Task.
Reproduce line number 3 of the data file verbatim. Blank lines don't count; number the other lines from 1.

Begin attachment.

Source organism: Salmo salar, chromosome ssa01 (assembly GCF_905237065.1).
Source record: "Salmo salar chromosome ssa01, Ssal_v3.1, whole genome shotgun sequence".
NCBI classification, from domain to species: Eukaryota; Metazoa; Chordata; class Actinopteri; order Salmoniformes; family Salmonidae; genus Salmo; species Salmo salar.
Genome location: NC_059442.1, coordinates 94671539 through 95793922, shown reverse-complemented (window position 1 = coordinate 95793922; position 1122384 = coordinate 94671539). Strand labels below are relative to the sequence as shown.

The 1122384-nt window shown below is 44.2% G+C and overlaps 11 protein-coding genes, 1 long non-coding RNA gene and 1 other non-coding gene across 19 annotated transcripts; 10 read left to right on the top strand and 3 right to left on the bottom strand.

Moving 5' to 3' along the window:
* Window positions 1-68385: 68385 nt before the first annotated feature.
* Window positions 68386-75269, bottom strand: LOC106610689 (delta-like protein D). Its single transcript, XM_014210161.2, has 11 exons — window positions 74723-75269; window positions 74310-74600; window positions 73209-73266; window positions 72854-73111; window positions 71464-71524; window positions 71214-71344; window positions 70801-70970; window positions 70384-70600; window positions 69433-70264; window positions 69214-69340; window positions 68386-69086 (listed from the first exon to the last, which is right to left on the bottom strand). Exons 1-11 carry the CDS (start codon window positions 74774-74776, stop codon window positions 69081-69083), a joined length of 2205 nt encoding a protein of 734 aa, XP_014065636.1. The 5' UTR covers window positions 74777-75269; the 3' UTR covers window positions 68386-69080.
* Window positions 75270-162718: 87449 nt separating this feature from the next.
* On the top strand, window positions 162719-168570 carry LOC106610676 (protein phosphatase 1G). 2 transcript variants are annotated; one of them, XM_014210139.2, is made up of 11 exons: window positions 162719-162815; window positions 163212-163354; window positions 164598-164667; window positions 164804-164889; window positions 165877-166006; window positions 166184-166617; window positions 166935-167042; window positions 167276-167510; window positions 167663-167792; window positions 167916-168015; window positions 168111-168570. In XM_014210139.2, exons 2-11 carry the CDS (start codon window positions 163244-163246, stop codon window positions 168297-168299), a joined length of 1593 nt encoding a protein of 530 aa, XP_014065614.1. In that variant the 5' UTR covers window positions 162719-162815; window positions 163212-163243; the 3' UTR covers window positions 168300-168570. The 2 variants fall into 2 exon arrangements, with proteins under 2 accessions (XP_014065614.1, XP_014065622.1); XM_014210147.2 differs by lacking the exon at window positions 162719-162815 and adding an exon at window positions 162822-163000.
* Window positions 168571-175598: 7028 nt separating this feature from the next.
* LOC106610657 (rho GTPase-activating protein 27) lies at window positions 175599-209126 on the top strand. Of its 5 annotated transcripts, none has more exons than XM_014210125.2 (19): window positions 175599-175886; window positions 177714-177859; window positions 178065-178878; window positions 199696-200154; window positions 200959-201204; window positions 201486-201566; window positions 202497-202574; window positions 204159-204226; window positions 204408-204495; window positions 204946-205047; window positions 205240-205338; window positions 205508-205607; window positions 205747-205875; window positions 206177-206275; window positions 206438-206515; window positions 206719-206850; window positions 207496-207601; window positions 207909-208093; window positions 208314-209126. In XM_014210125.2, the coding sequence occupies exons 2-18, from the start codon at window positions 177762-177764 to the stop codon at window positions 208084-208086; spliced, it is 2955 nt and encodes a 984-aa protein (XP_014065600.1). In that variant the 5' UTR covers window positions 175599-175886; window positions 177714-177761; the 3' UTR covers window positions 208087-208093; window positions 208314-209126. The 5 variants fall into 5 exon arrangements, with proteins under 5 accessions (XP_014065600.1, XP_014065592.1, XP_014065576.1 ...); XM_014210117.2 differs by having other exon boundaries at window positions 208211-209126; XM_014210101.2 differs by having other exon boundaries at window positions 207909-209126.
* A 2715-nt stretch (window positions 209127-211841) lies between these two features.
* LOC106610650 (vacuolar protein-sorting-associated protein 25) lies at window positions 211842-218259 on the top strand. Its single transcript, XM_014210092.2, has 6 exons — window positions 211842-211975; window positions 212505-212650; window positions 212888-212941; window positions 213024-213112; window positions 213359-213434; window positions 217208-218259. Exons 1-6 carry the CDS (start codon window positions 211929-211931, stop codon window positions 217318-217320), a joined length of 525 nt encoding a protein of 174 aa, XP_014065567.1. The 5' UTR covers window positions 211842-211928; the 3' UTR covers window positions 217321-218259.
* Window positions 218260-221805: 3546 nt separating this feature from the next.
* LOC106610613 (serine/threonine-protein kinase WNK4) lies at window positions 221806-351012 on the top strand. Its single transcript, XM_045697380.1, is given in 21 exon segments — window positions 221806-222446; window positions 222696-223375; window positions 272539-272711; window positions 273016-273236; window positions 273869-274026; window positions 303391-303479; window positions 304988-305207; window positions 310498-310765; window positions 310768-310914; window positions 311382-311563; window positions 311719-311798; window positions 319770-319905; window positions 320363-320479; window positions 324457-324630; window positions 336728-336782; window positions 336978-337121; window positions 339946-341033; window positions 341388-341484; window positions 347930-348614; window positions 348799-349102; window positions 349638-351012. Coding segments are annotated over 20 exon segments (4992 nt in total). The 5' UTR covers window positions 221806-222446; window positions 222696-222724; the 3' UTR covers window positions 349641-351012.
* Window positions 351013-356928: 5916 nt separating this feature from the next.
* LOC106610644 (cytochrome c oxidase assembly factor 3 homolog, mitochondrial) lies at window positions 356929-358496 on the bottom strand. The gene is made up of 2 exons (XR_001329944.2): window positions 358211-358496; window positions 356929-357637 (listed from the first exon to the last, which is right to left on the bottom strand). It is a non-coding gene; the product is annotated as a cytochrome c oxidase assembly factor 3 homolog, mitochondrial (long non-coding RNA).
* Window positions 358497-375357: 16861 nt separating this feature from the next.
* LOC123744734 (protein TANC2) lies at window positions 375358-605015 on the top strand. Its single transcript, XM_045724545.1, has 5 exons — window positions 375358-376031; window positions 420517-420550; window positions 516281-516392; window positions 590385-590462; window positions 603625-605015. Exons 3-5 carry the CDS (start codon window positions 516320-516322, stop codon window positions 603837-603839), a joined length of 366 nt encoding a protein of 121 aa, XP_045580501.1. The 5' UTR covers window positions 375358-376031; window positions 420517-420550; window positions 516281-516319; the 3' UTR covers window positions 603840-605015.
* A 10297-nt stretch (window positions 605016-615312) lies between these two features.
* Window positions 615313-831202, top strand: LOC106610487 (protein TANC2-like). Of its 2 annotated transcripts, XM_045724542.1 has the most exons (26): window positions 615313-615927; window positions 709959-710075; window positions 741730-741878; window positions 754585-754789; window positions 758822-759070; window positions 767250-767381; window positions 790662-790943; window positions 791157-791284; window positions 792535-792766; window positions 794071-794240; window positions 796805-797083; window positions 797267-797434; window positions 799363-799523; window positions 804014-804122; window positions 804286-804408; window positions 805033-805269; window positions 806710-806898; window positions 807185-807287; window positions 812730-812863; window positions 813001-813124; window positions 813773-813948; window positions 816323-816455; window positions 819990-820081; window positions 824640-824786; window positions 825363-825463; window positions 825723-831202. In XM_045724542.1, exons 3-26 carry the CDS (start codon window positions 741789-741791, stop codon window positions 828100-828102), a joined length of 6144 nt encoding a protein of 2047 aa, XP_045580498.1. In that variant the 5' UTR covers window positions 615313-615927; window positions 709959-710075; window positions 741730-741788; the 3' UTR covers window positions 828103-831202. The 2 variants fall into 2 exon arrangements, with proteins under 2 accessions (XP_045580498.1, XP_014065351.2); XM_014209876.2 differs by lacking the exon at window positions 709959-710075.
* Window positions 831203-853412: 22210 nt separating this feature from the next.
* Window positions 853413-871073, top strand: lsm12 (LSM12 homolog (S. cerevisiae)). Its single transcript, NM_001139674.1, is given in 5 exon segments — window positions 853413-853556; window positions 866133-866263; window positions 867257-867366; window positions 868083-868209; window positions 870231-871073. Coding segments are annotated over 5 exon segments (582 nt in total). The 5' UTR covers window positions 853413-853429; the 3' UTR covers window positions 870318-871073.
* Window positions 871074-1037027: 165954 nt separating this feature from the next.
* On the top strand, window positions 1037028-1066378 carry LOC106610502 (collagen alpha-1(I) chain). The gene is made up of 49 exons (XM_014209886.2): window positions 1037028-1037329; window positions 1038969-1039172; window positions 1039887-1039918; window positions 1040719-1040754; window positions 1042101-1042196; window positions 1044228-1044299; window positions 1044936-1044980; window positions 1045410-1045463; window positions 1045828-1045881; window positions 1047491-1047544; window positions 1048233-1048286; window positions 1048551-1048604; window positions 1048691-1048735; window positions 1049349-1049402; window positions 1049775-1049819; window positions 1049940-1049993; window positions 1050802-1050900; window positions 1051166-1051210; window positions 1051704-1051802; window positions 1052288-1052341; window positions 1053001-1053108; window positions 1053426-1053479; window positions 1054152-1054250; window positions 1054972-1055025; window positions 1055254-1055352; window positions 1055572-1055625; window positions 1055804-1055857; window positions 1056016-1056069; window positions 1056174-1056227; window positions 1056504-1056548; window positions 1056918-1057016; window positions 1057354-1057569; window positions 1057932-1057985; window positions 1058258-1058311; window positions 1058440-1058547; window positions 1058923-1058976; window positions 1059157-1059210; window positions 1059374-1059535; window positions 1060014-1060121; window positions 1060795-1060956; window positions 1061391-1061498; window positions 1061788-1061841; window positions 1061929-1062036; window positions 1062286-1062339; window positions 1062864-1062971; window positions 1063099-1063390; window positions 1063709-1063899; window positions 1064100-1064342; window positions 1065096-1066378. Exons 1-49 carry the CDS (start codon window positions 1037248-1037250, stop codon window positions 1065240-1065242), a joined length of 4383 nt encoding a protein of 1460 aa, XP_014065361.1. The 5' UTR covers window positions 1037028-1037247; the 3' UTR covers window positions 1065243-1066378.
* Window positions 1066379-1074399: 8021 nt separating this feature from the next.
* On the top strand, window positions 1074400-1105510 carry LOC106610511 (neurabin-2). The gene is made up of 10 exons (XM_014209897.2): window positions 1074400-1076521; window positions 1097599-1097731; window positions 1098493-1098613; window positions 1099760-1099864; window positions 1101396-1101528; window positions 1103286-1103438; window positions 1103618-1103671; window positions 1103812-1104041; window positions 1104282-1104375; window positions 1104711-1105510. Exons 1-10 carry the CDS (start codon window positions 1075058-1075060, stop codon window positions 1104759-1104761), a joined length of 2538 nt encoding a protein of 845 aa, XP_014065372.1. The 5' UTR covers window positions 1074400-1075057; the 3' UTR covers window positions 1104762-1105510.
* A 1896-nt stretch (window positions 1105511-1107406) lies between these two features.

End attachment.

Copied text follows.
NCBI classification, from domain to species: Eukaryota; Metazoa; Chordata; class Actinopteri; order Salmoniformes; family Salmonidae; genus Salmo; species Salmo salar.